For the past month, 13 Western students and Bellingham community members have been reading, writing, listening, reflecting and learning how to perform and share their experiences regarding their association with the queer community.


The third annual Queer Experience will take place from 7 p.m. to 9 p.m. on Friday, May 11 in the Viking Union Multipurpose Room. Put on by the Associated Students Queer Resource Center, the Queer Experience allows individuals who identify with the queer community in some way to share their truths through monologue performances.


Members of the cast will be sharing their experiences about how the queer community has shaped their lives, said Briana Fitzpatrick, AS QRC assistant coordinator and Queer Experience facilitator.


The Queer Experience, started two years ago by former QRC coordinator and assistant coordinator Elle Peters and Josh Foley, and was initially a performance that gave people an opportunity to speak about their coming-out experience, Fitzpatrick said. Last year, it became a little more inclusive to other queer experiences, but was still coming-out focused. This year, there has been a clear transition.


“Now it’s definitely transformed to include any aspect of someone’s identity, and the intersections of that with the queer identity,” Fitzpatrick said. “Basically, any truth someone wants to share can be included in the Queer Experience.”


A few topics covered by the Queer Experience cast include being part of different identities, not fitting into the queer community and suffering from emotional abuse in relationships.


“I’m really glad now that I auditioned because I realize that I have so many obstacles that used to hold me back like public speaking and reclaiming my words because I’ve always had problems [with] not being confident in what I say,” said Derick Reinhardt, Western sophomore and Queer Experience cast member. “Now being in this process, I feel like I have the strength and confidence to be powerful with my words and get my point across.”


For Sara Sigle, Western sophomore and Queer Experience cast member, the event was about self-discovery.
“I originally auditioned because I wanted to find the words to explain my sexual identity,” she said.


To prepare for the performance, the cast met twice a week since the beginning of spring quarter, Fitzpatrick said. The preparation included workshop-style exercises like interactive icebreakers, article readings and watching videos. It later focused on getting to know fellow cast members, free writing and deeper-level icebreakers. The whole process manifested into more sharing opportunities and intense exercises, Fitzpatrick said.


The Queer Experience is not only beneficial for its cast members, but it also allows its audience to hear another perspective and learn what it is like for these individuals to live, Fitzpatrick said. Listening to the cast members speak about their experiences could potentially inspire audience members to discover or realize different aspects about themselves.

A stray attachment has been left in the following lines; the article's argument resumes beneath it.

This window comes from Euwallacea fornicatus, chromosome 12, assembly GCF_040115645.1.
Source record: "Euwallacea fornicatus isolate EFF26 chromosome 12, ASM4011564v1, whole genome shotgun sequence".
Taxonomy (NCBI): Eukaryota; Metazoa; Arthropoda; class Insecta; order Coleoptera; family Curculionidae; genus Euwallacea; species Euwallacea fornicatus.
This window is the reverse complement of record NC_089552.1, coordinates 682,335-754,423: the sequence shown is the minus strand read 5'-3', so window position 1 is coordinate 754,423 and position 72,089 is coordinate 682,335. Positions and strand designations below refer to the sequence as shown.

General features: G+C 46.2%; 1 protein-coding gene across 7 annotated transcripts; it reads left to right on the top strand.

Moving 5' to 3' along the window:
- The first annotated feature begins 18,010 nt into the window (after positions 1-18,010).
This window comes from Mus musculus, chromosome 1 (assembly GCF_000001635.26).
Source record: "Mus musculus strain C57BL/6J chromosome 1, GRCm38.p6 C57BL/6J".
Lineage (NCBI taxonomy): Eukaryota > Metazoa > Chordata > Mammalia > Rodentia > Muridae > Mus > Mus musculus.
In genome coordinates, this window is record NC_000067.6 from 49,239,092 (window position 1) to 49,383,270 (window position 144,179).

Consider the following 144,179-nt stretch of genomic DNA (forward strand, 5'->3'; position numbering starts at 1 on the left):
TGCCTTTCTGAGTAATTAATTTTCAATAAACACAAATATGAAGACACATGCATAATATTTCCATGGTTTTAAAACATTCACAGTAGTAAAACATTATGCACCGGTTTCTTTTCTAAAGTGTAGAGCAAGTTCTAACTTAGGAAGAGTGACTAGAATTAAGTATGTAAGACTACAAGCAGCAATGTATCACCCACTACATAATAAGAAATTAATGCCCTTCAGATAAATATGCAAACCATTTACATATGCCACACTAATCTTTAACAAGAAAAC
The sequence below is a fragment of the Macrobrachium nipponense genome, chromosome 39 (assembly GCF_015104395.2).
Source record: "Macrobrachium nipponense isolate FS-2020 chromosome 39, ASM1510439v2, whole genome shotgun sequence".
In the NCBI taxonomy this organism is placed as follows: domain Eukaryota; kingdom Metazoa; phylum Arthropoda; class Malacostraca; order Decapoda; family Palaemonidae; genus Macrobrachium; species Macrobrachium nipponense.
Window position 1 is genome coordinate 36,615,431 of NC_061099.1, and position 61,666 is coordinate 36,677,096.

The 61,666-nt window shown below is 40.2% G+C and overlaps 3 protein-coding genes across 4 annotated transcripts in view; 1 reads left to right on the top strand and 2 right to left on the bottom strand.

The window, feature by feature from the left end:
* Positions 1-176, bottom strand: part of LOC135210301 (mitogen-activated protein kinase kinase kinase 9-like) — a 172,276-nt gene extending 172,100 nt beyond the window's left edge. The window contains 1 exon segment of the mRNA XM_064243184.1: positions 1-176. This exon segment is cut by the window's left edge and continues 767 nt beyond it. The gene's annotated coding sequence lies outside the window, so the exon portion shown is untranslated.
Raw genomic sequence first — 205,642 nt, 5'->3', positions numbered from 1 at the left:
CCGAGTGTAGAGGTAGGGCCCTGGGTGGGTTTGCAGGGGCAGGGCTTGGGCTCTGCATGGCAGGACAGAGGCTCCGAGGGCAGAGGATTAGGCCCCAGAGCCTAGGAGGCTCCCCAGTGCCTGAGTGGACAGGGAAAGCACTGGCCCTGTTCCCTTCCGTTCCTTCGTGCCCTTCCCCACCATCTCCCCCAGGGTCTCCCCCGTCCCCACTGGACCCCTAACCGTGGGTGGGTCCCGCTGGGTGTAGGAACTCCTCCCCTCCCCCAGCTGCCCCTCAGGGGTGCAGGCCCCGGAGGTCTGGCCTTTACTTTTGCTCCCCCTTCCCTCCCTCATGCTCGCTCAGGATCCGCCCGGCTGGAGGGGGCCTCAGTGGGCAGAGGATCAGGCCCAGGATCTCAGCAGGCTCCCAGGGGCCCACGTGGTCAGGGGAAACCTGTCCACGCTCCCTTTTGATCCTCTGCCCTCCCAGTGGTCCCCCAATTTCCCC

“People who identify as other than queer should go because they’re going to get the chance to see and hear and learn from other people, which might help them understand what it’s like,” Fitzpatrick said.


During the performance, the cast is discussing experiences that they have lived through, as well as what they face on a daily basis, Reinhardt said.


During the emotional preparation process, many of the cast members were greatly impacted by the experience and have found their voices, Fitzpatrick said. She is looking forward to each participant’s time to take the stage and reclaim their identity and their voice because so many have been silenced. But even after the performances, the cast members need to retain their experience, Fitzpatrick said.


“[I want them] to believe in themselves and remember what they’ve learned here and what they’ve discovered about themselves, and not forget that as they go on with their lives,” Fitzpatrick said. “I know it’s easy for people to say things and say they’re going to do these things, but it’s harder for them to actually do that in real life as time goes on…I want them to not forget who they were in the Queer Experience.”


Western students should attend the event because what is being discussed affects everyone, Sigle said. Human issues will be talked about, not just queer issues.


“Everyone is affected by queer people; queer people exist all over the place,” Sigle said. “Sometimes you don’t know it, sometimes you do know it, but their experiences are important for everyone to be aware of. [The] breadth of experiences is also really important – that it’s not just gay, bi and straight. There’s lots of identities represented on our cast this year.”